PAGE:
Net resources generated by operating activities
    729,090       1,070,588                                  
Net resources used in financing activities
    (322,465 )     (328,868 )                                
Net resources used in investing activities
    (440,235 )     (658,010 )                                
Increase (decrease) in cash and cash equivalents
    (33,610 )     83,710                                  
U.S. GAAP(13):
                                               
Net cash provided by operating activities
    694,103       1,036,011       799,809       431,757       540,783       46,105  
Net cash used in investing activities
    (458,262 )     (657,018 )     (1,948,393 )     (619,227 )     (544,412 )     (43,975 )
Net cash (used in) provided by financing activities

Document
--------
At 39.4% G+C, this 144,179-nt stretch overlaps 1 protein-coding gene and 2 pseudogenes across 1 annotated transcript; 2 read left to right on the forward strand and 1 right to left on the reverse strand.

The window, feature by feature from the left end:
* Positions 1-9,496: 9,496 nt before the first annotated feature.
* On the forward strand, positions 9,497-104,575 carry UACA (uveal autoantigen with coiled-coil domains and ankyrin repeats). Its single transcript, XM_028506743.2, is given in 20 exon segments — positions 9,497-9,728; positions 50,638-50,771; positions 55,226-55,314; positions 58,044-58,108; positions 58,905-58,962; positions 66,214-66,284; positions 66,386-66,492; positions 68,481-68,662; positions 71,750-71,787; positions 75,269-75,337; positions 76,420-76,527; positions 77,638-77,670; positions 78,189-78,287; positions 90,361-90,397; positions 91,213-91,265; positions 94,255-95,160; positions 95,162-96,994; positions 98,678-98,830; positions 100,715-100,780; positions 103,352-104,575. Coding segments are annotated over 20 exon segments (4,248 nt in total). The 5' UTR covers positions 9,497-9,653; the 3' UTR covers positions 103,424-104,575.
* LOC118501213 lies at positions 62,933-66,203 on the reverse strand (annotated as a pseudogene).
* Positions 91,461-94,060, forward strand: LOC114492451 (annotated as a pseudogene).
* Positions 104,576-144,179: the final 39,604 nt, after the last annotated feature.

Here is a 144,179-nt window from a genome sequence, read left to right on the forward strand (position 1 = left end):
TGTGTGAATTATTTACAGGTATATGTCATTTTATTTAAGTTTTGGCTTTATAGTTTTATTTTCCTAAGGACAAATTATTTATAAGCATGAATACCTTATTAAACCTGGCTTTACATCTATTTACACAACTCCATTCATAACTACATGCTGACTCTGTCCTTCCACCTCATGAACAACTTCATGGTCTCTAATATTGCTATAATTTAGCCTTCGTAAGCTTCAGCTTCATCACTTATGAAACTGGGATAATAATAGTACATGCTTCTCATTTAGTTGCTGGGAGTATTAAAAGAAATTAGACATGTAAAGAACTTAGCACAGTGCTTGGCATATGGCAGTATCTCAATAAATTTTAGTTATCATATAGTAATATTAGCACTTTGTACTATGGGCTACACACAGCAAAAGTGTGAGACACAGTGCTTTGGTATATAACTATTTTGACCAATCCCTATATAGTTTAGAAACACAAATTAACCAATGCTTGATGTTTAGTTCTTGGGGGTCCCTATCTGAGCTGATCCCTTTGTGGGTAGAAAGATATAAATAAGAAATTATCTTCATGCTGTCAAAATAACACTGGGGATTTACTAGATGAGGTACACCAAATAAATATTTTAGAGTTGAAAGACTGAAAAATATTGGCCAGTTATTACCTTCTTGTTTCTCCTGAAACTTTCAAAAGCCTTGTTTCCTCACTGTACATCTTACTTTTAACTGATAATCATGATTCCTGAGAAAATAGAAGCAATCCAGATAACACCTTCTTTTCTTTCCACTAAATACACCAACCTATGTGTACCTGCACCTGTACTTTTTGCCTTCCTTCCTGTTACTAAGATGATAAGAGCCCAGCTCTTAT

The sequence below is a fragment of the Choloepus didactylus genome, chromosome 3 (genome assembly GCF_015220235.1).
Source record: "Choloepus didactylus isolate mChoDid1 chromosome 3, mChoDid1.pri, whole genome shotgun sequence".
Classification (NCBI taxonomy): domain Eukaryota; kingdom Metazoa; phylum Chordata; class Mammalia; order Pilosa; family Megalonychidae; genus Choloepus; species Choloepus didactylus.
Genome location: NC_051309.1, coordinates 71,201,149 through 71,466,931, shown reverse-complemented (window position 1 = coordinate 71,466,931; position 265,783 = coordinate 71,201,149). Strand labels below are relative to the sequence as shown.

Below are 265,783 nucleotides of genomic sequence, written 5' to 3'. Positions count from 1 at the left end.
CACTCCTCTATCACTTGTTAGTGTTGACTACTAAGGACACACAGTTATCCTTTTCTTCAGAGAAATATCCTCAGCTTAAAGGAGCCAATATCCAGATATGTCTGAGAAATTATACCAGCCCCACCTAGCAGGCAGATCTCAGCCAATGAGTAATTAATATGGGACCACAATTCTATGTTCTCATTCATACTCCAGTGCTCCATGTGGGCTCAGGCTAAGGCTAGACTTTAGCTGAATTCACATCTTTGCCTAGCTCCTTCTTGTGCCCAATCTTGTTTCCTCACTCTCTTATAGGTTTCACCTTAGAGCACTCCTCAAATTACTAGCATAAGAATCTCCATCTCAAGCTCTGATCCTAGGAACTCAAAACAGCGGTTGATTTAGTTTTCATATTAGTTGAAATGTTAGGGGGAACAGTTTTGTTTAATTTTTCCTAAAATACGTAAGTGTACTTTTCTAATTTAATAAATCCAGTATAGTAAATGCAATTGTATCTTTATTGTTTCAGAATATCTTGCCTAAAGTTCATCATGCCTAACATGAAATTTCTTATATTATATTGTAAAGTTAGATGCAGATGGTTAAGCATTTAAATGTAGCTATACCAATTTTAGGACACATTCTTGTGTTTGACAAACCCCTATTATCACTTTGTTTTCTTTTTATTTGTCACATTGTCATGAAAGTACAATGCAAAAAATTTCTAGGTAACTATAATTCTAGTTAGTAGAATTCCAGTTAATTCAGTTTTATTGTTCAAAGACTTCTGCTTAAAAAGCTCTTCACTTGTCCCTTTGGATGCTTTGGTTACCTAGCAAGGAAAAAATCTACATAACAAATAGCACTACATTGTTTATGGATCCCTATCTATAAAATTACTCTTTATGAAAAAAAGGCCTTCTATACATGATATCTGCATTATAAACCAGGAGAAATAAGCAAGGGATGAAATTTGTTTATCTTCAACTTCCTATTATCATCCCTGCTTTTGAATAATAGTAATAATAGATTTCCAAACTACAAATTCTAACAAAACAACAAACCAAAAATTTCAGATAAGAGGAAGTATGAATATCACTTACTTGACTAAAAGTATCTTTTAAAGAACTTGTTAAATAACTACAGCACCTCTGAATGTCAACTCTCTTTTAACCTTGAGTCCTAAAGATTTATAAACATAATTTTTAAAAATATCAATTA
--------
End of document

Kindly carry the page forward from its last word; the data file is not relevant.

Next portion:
(322,465 )     (328,868 )     (350,700 )     197,784       48,733       3,936  
Effect of inflation accounting
    53,014       33,585       -       -       -       -  
(Decrease) increase in cash and cash equivalents
    (33,610 )     83,710       (1,499,284 )     10,314       45,104       3,643  
_______________________

(1)
Translated into dollars at the rate of Ps. 12.38 per U.S. dollar, the U.S. Federal Reserve noon buying rate for Mexican pesos at December 30, 2010.  Per share dollar amounts are expressed in dollars (not thousands of dollars).  Operating data is expressed in units indicated.
(2)